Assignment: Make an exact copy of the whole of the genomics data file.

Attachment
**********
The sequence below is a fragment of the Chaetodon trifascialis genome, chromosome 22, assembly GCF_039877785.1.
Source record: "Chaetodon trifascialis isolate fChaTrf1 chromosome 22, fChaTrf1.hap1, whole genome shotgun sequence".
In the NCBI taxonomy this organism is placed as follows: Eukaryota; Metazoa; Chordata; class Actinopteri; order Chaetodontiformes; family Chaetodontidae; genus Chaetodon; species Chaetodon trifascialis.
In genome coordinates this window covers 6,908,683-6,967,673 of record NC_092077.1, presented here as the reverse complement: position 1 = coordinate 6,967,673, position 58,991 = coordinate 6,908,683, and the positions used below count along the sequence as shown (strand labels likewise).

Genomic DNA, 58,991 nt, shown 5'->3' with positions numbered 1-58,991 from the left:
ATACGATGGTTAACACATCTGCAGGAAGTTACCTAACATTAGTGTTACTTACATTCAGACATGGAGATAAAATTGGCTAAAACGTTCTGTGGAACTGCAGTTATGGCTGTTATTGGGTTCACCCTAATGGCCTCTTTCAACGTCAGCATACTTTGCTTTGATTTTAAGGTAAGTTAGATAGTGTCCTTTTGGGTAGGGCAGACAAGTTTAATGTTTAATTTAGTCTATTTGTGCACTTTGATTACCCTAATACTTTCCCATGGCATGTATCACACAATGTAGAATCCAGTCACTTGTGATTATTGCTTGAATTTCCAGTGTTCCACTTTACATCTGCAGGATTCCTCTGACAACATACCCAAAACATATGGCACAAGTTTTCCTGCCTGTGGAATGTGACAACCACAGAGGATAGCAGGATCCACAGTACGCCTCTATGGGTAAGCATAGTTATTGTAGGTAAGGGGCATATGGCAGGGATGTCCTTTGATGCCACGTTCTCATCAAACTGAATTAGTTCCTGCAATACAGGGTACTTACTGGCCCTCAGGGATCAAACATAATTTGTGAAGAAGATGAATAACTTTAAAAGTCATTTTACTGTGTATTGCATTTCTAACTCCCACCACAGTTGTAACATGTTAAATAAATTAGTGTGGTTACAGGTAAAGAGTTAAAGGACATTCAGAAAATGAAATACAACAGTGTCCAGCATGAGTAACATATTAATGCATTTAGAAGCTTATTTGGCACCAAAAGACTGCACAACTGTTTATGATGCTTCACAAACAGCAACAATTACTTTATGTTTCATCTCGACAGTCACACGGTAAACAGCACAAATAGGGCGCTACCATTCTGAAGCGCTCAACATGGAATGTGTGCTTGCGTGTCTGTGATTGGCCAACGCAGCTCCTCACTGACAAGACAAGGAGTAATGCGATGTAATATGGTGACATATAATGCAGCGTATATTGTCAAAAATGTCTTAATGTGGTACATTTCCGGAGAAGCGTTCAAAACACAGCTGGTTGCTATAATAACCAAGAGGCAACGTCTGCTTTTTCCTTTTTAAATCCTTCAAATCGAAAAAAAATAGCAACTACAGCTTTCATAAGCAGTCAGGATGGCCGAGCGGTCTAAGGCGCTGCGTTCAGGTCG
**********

The sequence below is a fragment of the Chaetodon trifascialis genome, chromosome 22, assembly GCF_039877785.1.
Source record: "Chaetodon trifascialis isolate fChaTrf1 chromosome 22, fChaTrf1.hap1, whole genome shotgun sequence".
In the NCBI taxonomy this organism is placed as follows: Eukaryota; Metazoa; Chordata; class Actinopteri; order Chaetodontiformes; family Chaetodontidae; genus Chaetodon; species Chaetodon trifascialis.
In genome coordinates this window covers 6,908,683-6,967,673 of record NC_092077.1, presented here as the reverse complement: position 1 = coordinate 6,967,673, position 58,991 = coordinate 6,908,683, and the positions used below count along the sequence as shown (strand labels likewise).

Genomic DNA, 58,991 nt, shown 5'->3' with positions numbered 1-58,991 from the left:
ATACGATGGTTAACACATCTGCAGGAAGTTACCTAACATTAGTGTTACTTACATTCAGACATGGAGATAAAATTGGCTAAAACGTTCTGTGGAACTGCAGTTATGGCTGTTATTGGGTTCACCCTAATGGCCTCTTTCAACGTCAGCATACTTTGCTTTGATTTTAAGGTAAGTTAGATAGTGTCCTTTTGGGTAGGGCAGACAAGTTTAATGTTTAATTTAGTCTATTTGTGCACTTTGATTACCCTAATACTTTCCCATGGCATGTATCACACAATGTAGAATCCAGTCACTTGTGATTATTGCTTGAATTTCCAGTGTTCCACTTTACATCTGCAGGATTCCTCTGACAACATACCCAAAACATATGGCACAAGTTTTCCTGCCTGTGGAATGTGACAACCACAGAGGATAGCAGGATCCACAGTACGCCTCTATGGGTAAGCATAGTTATTGTAGGTAAGGGGCATATGGCAGGGATGTCCTTTGATGCCACGTTCTCATCAAACTGAATTAGTTCCTGCAATACAGGGTACTTACTGGCCCTCAGGGATCAAACATAATTTGTGAAGAAGATGAATAACTTTAAAAGTCATTTTACTGTGTATTGCATTTCTAACTCCCACCACAGTTGTAACATGTTAAATAAATTAGTGTGGTTACAGGTAAAGAGTTAAAGGACATTCAGAAAATGAAATACAACAGTGTCCAGCATGAGTAACATATTAATGCATTTAGAAGCTTATTTGGCACCAAAAGACTGCACAACTGTTTATGATGCTTCACAAACAGCAACAATTACTTTATGTTTCATCTCGACAGTCACACGGTAAACAGCACAAATAGGGCGCTACCATTCTGAAGCGCTCAACATGGAATGTGTGCTTGCGTGTCTGTGATTGGCCAACGCAGCTCCTCACTGACAAGACAAGGAGTAATGCGATGTAATATGGTGACATATAATGCAGCGTATATTGTCAAAAATGTCTTAATGTGGTACATTTCCGGAGAAGCGTTCAAAACACAGCTGGTTGCTATAATAACCAAGAGGCAACGTCTGCTTTTTCCTTTTTAAATCCTTCAAATCGAAAAAAAATAGCAACTACAGCTTTCATAAGCAGTCAGGATGGCCGAGCGGTCTAAGGCGCTGCGTTCAGGTCG